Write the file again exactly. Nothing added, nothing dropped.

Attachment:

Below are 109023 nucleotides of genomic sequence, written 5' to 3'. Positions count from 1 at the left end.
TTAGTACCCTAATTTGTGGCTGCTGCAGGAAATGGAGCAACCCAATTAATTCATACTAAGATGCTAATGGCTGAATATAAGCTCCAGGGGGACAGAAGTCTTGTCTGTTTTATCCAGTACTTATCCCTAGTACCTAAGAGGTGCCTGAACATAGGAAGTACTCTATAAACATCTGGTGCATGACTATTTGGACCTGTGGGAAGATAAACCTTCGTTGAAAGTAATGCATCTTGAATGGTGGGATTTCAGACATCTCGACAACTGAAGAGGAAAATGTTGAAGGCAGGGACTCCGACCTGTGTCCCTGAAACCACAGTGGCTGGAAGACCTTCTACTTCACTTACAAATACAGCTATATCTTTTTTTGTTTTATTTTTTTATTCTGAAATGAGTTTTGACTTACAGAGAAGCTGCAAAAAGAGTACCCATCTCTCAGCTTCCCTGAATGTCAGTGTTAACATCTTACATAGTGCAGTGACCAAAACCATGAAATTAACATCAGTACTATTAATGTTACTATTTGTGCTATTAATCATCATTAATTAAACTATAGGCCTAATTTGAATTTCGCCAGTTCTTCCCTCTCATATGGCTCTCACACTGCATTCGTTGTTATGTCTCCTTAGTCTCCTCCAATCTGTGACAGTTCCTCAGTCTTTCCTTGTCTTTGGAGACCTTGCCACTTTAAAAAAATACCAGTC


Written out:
Below are 109023 nucleotides of genomic sequence, written 5' to 3'. Positions count from 1 at the left end.
TTAGTACCCTAATTTGTGGCTGCTGCAGGAAATGGAGCAACCCAATTAATTCATACTAAGATGCTAATGGCTGAATATAAGCTCCAGGGGGACAGAAGTCTTGTCTGTTTTATCCAGTACTTATCCCTAGTACCTAAGAGGTGCCTGAACATAGGAAGTACTCTATAAACATCTGGTGCATGACTATTTGGACCTGTGGGAAGATAAACCTTCGTTGAAAGTAATGCATCTTGAATGGTGGGATTTCAGACATCTCGACAACTGAAGAGGAAAATGTTGAAGGCAGGGACTCCGACCTGTGTCCCTGAAACCACAGTGGCTGGAAGACCTTCTACTTCACTTACAAATACAGCTATATCTTTTTTTGTTTTATTTTTTTATTCTGAAATGAGTTTTGACTTACAGAGAAGCTGCAAAAAGAGTACCCATCTCTCAGCTTCCCTGAATGTCAGTGTTAACATCTTACATAGTGCAGTGACCAAAACCATGAAATTAACATCAGTACTATTAATGTTACTATTTGTGCTATTAATCATCATTAATTAAACTATAGGCCTAATTTGAATTTCGCCAGTTCTTCCCTCTCATATGGCTCTCACACTGCATTCGTTGTTATGTCTCCTTAGTCTCCTCCAATCTGTGACAGTTCCTCAGTCTTTCCTTGTCTTTGGAGACCTTGCCACTTTAAAAAAATACCAGTC